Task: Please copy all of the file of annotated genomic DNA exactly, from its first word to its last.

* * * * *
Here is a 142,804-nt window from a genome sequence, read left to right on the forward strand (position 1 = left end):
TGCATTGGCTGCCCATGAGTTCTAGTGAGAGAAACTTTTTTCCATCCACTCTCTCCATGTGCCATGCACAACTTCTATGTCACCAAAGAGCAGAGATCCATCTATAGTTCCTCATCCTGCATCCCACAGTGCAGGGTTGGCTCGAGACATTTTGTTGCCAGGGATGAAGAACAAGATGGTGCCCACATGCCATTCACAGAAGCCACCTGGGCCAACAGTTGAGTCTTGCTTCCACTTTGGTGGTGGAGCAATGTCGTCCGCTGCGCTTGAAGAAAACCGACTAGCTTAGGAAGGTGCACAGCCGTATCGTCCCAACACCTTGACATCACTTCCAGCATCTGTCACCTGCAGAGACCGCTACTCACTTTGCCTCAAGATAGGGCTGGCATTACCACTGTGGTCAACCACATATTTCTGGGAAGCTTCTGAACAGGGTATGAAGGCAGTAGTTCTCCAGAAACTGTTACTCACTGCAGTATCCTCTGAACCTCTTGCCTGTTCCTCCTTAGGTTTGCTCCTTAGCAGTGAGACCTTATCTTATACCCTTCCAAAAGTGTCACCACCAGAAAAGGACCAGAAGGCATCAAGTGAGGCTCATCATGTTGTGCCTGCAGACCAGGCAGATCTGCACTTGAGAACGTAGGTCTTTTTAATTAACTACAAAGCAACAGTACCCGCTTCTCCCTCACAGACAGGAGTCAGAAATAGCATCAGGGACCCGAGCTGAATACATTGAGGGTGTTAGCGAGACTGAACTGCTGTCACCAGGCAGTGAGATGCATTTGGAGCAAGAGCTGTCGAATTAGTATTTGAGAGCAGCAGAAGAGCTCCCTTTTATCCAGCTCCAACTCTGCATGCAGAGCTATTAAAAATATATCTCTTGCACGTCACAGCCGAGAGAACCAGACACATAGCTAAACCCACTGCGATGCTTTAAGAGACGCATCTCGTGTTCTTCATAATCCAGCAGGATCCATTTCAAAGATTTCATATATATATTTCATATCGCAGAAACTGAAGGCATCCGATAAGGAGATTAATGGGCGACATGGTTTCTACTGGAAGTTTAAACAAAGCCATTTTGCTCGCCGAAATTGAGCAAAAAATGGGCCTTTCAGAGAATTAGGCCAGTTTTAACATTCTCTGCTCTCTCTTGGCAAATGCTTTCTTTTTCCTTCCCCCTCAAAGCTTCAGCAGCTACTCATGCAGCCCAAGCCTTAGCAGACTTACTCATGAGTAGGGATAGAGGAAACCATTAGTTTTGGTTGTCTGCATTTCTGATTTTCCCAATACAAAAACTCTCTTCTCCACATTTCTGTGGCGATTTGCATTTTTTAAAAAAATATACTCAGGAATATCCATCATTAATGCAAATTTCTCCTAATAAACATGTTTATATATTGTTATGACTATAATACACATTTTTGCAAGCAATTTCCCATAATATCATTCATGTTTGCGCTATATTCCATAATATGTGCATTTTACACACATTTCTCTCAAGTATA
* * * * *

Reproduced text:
Here is a 142,804-nt window from a genome sequence, read left to right on the forward strand (position 1 = left end):
TGCATTGGCTGCCCATGAGTTCTAGTGAGAGAAACTTTTTTCCATCCACTCTCTCCATGTGCCATGCACAACTTCTATGTCACCAAAGAGCAGAGATCCATCTATAGTTCCTCATCCTGCATCCCACAGTGCAGGGTTGGCTCGAGACATTTTGTTGCCAGGGATGAAGAACAAGATGGTGCCCACATGCCATTCACAGAAGCCACCTGGGCCAACAGTTGAGTCTTGCTTCCACTTTGGTGGTGGAGCAATGTCGTCCGCTGCGCTTGAAGAAAACCGACTAGCTTAGGAAGGTGCACAGCCGTATCGTCCCAACACCTTGACATCACTTCCAGCATCTGTCACCTGCAGAGACCGCTACTCACTTTGCCTCAAGATAGGGCTGGCATTACCACTGTGGTCAACCACATATTTCTGGGAAGCTTCTGAACAGGGTATGAAGGCAGTAGTTCTCCAGAAACTGTTACTCACTGCAGTATCCTCTGAACCTCTTGCCTGTTCCTCCTTAGGTTTGCTCCTTAGCAGTGAGACCTTATCTTATACCCTTCCAAAAGTGTCACCACCAGAAAAGGACCAGAAGGCATCAAGTGAGGCTCATCATGTTGTGCCTGCAGACCAGGCAGATCTGCACTTGAGAACGTAGGTCTTTTTAATTAACTACAAAGCAACAGTACCCGCTTCTCCCTCACAGACAGGAGTCAGAAATAGCATCAGGGACCCGAGCTGAATACATTGAGGGTGTTAGCGAGACTGAACTGCTGTCACCAGGCAGTGAGATGCATTTGGAGCAAGAGCTGTCGAATTAGTATTTGAGAGCAGCAGAAGAGCTCCCTTTTATCCAGCTCCAACTCTGCATGCAGAGCTATTAAAAATATATCTCTTGCACGTCACAGCCGAGAGAACCAGACACATAGCTAAACCCACTGCGATGCTTTAAGAGACGCATCTCGTGTTCTTCATAATCCAGCAGGATCCATTTCAAAGATTTCATATATATATTTCATATCGCAGAAACTGAAGGCATCCGATAAGGAGATTAATGGGCGACATGGTTTCTACTGGAAGTTTAAACAAAGCCATTTTGCTCGCCGAAATTGAGCAAAAAATGGGCCTTTCAGAGAATTAGGCCAGTTTTAACATTCTCTGCTCTCTCTTGGCAAATGCTTTCTTTTTCCTTCCCCCTCAAAGCTTCAGCAGCTACTCATGCAGCCCAAGCCTTAGCAGACTTACTCATGAGTAGGGATAGAGGAAACCATTAGTTTTGGTTGTCTGCATTTCTGATTTTCCCAATACAAAAACTCTCTTCTCCACATTTCTGTGGCGATTTGCATTTTTTAAAAAAATATACTCAGGAATATCCATCATTAATGCAAATTTCTCCTAATAAACATGTTTATATATTGTTATGACTATAATACACATTTTTGCAAGCAATTTCCCATAATATCATTCATGTTTGCGCTATATTCCATAATATGTGCATTTTACACACATTTCTCTCAAGTATA